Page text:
Glycopyrronium tosylate is formulated as a topical, once-daily anticholinergic agent that is currently in development for the treatment of primary axillary hyperhidrosis (excessive underarm sweating). Olumacostat glasaretil is a novel, small molecule designed to target sebum production following topical application, in development for the treatment of acne vulgaris.
Building on previously reported results from the glycopyrronium tosylate Phase 3 clinical program and the olumacostat glasaretil Phase 2b dose-ranging trial, new data presented today at AAD showed that patients who received treatment with these investigational topical therapies in the respective trials experienced early and sustained clinical effects compared to vehicle.
“Hyperhidrosis has historically been an undertreated and underserved skin condition. As a result, millions of patients have been suffering silently,” said David Pariser, M.D., professor at Eastern Virginia Medical School, Department of Dermatology. “These new time course data are exciting because treatment with glycopyrronium tosylate not only resulted in statistically significant improvements in sweating severity at four weeks, but patients began to see reductions in sweating severity after the first week of treatment.”
“Dermira is advancing clinical programs in primary axillary hyperhidrosis and acne vulgaris, both areas of great unmet need where the standard of care hasn’t changed significantly in several decades,” said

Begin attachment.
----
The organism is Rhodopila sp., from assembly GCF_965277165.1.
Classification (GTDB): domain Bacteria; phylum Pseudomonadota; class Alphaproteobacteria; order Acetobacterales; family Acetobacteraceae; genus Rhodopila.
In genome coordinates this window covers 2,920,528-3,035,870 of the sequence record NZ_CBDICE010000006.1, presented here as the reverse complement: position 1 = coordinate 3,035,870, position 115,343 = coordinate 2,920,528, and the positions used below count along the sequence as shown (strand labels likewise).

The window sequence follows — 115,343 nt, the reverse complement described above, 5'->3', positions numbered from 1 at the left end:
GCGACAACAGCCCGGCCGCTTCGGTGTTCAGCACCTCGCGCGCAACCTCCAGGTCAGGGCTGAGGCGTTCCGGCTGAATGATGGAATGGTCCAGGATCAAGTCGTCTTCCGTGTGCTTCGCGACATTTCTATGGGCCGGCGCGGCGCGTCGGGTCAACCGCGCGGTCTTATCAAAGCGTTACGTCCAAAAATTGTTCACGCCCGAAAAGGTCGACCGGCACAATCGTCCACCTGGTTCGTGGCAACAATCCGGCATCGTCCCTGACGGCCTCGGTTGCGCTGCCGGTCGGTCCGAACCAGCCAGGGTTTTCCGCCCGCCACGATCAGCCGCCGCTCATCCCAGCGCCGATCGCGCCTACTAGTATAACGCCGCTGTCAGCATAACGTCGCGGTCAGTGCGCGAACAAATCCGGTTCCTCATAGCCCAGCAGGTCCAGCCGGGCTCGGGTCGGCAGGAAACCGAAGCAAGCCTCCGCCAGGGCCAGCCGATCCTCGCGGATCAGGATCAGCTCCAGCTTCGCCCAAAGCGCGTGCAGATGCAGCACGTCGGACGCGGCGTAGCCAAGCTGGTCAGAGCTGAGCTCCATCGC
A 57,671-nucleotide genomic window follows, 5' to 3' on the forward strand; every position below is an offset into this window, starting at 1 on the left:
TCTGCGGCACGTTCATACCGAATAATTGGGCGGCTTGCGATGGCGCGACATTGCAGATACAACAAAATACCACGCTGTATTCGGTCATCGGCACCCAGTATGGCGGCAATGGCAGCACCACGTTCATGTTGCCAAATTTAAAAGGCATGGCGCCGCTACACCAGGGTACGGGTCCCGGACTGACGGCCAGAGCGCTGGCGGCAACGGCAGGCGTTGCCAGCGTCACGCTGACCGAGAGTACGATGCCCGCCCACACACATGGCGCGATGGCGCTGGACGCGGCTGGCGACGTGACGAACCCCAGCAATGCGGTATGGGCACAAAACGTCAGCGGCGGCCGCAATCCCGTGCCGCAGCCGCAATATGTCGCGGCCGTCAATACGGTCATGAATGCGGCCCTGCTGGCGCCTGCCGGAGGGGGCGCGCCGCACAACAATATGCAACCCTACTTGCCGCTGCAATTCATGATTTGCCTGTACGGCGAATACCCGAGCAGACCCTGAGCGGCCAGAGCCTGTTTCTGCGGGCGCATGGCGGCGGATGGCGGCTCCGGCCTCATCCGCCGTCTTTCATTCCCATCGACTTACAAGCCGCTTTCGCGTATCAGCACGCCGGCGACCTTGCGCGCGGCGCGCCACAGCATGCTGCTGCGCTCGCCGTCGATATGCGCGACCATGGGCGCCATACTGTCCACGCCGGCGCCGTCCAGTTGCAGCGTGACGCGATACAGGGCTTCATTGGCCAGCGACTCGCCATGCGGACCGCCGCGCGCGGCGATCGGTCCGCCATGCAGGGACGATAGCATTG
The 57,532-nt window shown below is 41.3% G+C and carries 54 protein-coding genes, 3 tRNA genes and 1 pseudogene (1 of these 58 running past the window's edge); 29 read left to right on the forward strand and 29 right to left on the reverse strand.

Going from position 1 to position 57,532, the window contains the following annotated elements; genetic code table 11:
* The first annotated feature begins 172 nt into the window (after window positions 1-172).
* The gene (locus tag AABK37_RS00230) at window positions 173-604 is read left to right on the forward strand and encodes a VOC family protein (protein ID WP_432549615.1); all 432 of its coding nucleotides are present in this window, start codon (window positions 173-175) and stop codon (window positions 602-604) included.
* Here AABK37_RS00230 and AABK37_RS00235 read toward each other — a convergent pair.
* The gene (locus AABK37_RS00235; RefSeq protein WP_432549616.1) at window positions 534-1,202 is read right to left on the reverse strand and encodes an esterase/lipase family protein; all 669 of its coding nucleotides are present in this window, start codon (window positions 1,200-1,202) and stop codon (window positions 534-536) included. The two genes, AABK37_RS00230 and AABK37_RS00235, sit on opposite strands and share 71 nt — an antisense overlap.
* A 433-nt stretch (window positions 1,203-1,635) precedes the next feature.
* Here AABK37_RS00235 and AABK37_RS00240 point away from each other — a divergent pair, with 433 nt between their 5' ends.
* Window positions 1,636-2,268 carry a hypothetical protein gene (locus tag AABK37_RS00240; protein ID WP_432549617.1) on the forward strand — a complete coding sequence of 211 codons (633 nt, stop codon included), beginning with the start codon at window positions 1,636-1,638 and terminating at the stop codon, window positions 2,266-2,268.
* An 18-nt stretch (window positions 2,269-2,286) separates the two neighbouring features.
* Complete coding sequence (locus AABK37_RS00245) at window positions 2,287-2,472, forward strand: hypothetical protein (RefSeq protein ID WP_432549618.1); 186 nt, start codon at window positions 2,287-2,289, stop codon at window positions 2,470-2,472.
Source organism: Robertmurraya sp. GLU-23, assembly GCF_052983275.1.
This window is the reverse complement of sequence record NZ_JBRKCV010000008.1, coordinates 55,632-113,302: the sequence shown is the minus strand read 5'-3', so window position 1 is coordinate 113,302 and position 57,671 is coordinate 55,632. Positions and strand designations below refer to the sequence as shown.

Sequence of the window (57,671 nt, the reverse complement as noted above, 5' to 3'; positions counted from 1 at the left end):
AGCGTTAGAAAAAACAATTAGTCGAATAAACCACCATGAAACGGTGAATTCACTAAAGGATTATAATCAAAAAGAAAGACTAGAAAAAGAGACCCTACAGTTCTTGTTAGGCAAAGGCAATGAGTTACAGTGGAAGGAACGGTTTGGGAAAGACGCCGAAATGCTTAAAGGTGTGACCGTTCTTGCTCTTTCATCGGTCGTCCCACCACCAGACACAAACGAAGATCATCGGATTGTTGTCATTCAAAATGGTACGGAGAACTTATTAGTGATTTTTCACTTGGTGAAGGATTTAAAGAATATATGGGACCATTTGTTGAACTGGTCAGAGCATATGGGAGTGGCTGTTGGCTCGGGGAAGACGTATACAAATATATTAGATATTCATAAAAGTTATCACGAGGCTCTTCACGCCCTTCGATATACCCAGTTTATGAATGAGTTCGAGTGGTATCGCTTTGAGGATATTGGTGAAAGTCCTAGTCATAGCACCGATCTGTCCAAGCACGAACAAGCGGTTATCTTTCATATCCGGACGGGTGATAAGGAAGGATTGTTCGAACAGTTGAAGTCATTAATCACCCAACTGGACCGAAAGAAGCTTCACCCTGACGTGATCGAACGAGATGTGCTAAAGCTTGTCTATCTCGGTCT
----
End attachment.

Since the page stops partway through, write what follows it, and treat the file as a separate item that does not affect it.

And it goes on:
Glycopyrronium Tosylate Phase 3 Clinical Program in Primary Axillary Hyperhidrosis
June 2016, Dermirareported data from ATMOS-1 and ATMOS-2, two identical Phase 3 multi-center clinical trials that evaluated the efficacy and safety of glycopyrronium tosylate 3.75% compared to vehicle in adolescent and adult patients (ages nine and older) with primary axillary hyperhidrosis.
- In the ATMOS-1 trial, 229 patients were randomized to receive glycopyrronium tosylate and 115 patients were randomized to receive vehicle; and in the ATMOS-2 trial, 234 patients were randomized to receive glycopyrronium tosylate and 119 patients were randomized to receive vehicle. Patients were instructed to apply the study product to each underarm once daily for four weeks using topical wipes containing either glycopyrronium tosylate or vehicle only.
- The co-primary endpoints were the proportion of patients who achieved at least a four-point improvement from baseline in sweating severity as measured by the Axillary Sweating Daily Diary (ASDD), Dermira’s proprietary patient-reported outcome (PRO) instrument, and the average absolute change from baseline in gravimetrically-measured sweat production.
- In both trials, the effect of treatment with glycopyrronium tosylate compared to vehicle, as measured by both ASDD and reduction in sweat production, were observed at week 1, and continued through week 4 of the 4-week trial.
- Glycopyrronium tosylate-treated patients began to see an improvement in sweating severity compared to vehicle, as measured by ASDD, at week 1 in ATMOS-1 (22.9% vs. 5.3%) and ATMOS-2 (29.0% vs. 4.2%), that continued through the completion of the 4-week treatment period.
- Patients also began to experience a reduction in gravimetrically-measured sweat production compared to vehicle beginning at week 1 in ATMOS-1 (-75.5 mg vs. -58.0 mg) and ATMOS-2 (-108.0 mg vs. -56.8 mg).